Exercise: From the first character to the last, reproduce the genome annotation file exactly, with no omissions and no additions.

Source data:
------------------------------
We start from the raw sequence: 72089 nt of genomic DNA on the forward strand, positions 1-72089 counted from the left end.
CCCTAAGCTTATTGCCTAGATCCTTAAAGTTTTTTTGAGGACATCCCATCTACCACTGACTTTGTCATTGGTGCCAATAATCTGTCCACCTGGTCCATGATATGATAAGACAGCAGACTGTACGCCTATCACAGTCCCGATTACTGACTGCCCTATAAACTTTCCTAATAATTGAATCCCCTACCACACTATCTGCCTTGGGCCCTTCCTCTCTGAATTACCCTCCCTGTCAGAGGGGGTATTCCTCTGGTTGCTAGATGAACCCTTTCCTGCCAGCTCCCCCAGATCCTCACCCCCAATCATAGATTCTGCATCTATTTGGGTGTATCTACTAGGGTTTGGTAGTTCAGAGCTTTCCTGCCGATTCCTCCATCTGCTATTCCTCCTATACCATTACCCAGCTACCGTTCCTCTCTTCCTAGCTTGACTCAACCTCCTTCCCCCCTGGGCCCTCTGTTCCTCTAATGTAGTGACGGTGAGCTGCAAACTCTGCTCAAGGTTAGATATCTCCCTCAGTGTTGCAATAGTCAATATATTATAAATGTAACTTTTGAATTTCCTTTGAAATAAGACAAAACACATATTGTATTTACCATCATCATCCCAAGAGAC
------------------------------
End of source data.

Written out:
We start from the raw sequence: 72089 nt of genomic DNA on the forward strand, positions 1-72089 counted from the left end.
CCCTAAGCTTATTGCCTAGATCCTTAAAGTTTTTTTGAGGACATCCCATCTACCACTGACTTTGTCATTGGTGCCAATAATCTGTCCACCTGGTCCATGATATGATAAGACAGCAGACTGTACGCCTATCACAGTCCCGATTACTGACTGCCCTATAAACTTTCCTAATAATTGAATCCCCTACCACACTATCTGCCTTGGGCCCTTCCTCTCTGAATTACCCTCCCTGTCAGAGGGGGTATTCCTCTGGTTGCTAGATGAACCCTTTCCTGCCAGCTCCCCCAGATCCTCACCCCCAATCATAGATTCTGCATCTATTTGGGTGTATCTACTAGGGTTTGGTAGTTCAGAGCTTTCCTGCCGATTCCTCCATCTGCTATTCCTCCTATACCATTACCCAGCTACCGTTCCTCTCTTCCTAGCTTGACTCAACCTCCTTCCCCCCTGGGCCCTCTGTTCCTCTAATGTAGTGACGGTGAGCTGCAAACTCTGCTCAAGGTTAGATATCTCCCTCAGTGTTGCAATAGTCAATATATTATAAATGTAACTTTTGAATTTCCTTTGAAATAAGACAAAACACATATTGTATTTACCATCATCATCCCAAGAGAC